When Liza Smith adopted a one-eyed rescue dog named Valley, she had no idea that this intuitive doggo would one day save her brother’s life.
Liza’s 16-year-old brother, Arthur, went into depression after losing his parents in a road accident in a very young age. He isolated himself for months and refused to step out of his room until the day he saw Valley.
Valley was the warmest pooch one could ever have, as she knew what it meant to be home. She was just a year-old when her family had to give her up after she met with an accident. They were a family of only two, an old-couple, who could not offer Valley the care she needed after the unfortunate event.
Sadly, after the accident, Valley, not only lost an eye, but also her loving home.
After two-years of living in the shelter, Valley found a special place in Liza’s heart, who was a volunteer at the dog shelter.
At the time of adoption, Liza had no idea how important and life-changing Valley was going to be.
The day Valley had come home, Arthur was locked up in his room, sitting near the window. Scrapping random designs on a piece of wood, when his eyes suddenly lit up to see Valley jumping out of Liza’s car.
Though Valley was Liza’s pet, she equally bonded with Arthur. When Liza would go to work, Arthur walked Valley in the outdoors, fed her, and played with her.
Valley was healing Arthur, and Liza could sense that. But there was one thing that Liza was unaware of.
Arthur had a red blemish on his neck that was less noticeable due to t-shirts, sweat-shirts, etc. But, after Valley’s addition to the family, the matter came to light.
Most of the time, Valley was with Arthur, and she would constantly sniff the red blemish on his neck. But such behaviour is sometimes taken to be a dog’s way of acting playful or cuddly with their human buddy.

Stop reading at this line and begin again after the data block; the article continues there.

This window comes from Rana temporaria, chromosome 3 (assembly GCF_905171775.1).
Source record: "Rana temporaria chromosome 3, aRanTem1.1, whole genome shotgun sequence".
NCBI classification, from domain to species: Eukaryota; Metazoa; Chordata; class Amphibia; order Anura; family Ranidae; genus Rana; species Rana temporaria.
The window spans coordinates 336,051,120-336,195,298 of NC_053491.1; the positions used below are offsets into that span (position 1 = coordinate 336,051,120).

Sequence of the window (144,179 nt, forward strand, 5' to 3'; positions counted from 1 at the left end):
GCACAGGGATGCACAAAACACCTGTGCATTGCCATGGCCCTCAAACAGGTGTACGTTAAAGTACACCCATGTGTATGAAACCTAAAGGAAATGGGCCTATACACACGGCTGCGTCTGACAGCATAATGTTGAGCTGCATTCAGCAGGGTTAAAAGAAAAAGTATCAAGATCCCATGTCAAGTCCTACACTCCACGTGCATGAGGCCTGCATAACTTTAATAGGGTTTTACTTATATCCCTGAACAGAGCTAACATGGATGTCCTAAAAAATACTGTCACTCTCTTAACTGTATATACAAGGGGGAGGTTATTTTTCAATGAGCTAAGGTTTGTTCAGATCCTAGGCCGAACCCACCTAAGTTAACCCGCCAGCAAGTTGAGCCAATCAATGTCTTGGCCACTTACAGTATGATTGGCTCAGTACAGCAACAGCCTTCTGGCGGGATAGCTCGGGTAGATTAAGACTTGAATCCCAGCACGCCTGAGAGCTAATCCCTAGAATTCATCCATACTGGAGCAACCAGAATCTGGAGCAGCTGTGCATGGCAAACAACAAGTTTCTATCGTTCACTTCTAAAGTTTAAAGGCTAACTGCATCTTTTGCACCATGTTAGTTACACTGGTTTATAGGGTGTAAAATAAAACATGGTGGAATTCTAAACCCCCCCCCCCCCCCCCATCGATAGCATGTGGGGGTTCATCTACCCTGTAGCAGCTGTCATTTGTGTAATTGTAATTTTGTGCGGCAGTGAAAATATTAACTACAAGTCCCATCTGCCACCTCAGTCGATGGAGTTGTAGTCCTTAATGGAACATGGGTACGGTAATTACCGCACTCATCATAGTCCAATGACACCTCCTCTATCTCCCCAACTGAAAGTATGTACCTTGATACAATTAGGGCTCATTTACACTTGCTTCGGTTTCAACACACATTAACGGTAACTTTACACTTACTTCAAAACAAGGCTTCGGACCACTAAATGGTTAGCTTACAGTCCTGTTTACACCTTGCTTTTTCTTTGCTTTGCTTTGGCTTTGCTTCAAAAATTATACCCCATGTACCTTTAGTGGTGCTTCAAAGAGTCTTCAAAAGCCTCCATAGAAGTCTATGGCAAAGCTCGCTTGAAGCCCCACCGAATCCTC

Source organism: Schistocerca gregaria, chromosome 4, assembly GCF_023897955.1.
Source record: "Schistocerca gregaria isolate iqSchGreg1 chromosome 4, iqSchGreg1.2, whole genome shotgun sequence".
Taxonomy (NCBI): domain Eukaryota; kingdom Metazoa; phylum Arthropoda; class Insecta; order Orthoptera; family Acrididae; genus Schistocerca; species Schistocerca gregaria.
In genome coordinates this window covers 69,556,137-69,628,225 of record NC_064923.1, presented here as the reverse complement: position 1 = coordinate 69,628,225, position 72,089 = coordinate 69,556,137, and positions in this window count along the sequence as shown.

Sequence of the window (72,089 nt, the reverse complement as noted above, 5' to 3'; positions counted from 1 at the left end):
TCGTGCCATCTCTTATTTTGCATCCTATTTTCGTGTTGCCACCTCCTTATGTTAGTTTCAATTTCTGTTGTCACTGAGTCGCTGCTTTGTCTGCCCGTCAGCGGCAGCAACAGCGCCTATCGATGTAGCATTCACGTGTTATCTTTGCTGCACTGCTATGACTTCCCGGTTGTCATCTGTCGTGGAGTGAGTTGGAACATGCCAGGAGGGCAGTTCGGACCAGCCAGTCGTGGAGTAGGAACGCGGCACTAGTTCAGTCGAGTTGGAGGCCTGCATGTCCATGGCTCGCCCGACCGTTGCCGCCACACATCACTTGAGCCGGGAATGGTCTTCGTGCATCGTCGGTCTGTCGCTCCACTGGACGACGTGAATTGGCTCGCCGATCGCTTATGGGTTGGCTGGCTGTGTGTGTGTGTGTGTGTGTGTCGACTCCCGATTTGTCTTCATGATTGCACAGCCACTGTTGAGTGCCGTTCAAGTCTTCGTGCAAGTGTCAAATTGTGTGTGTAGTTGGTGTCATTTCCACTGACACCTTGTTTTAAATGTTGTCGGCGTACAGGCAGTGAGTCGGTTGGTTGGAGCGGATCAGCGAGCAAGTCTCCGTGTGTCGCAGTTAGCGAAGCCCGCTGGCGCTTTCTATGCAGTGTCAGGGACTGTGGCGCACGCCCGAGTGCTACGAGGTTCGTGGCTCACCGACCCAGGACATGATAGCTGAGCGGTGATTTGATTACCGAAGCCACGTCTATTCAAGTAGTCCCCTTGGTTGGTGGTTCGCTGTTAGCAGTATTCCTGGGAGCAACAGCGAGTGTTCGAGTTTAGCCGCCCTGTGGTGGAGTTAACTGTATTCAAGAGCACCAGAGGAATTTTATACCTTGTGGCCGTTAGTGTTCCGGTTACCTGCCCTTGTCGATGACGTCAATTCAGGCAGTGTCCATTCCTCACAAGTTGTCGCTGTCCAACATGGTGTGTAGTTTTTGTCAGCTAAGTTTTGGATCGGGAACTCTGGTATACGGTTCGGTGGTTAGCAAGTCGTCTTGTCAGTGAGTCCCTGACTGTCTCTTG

Arthur thought the same. He could not think of it as anything else, but Valley’s every day’s normal behaviour.
The following week, it was a holiday for Liza, and the three of them had planned picnic at the lake nearby. Valley began to sniff and lick Arthur’s neck, and this time Liza noticed how consistent and relentless Valley was in this act of licking Arthur’s neck.
Being a dog caregiver, she immediately knew this was not playful behaviour, but something a dog would do to his wound or cut on his own body.
Valley’s persistent sniffing of the red blemish on Arthur’s neck made them drive to a clinic close by and schedule a doctor’s appointment to check things out.
After some tests, suspicions were confirmed and the reports tested came back positive for basal cell carcinoma, a type of skin cancer.
Arthur, at the age of 16, had to undergo surgery to remove the cancer, and had his beloved dog, Valley, to thank for sounding the alarm.
Dogs are known to have an extraordinary sense of smell that can detect the odor signatures of various disorders and different types of cancer, and so, Valley did an incredible job with her canine nose.
A dog saves a life by detecting cancer – is not something you hear every damn day. So, after Valley’s miraculous act, Liza and Arthur decided to enrol Valley in non-profit cancer-dog training organization.
Valley was already a prodigy in her group, however, to polish her expertise, she was trained for good four months, smelling samples of breath, plasma, urine, and saliva collected by doctors that were sent to the training centre.
After smelling and working on more than 200 to 300 unique samples, Valley was able to distinguish between a healthy sample and a cancerous one in seconds.
With her teammates, Laura and Flash, Valley now works as a dogtor (a dog doctor) in an non-profit care unit.
Along with cancer, Valley can now detect a distinct scent for the disorder, for instance, when a patient is about to go into epileptic seizure or have a narcoleptic moment, of which, both events are dangerous if the patient is in the wrong place at the wrong time.
Minutes before the seizure, Valley picks up on biochemical changes in the body that lead to an attack and helps with different tasks to avoid injury.
But most importantly, Valley’s life-saving skill can provide a warning up to 5 minutes before an attack comes on, giving her handler a chance to get to a safe place or a safe position before the attack.
So, here’s how the story of Valley, a one-eyed dog, teaches us about how a dog saves a life by detecting cancer and how life can simply heal with sniffs, licks, and tail wags.
Share this very interesting story with all the dog lovers out there.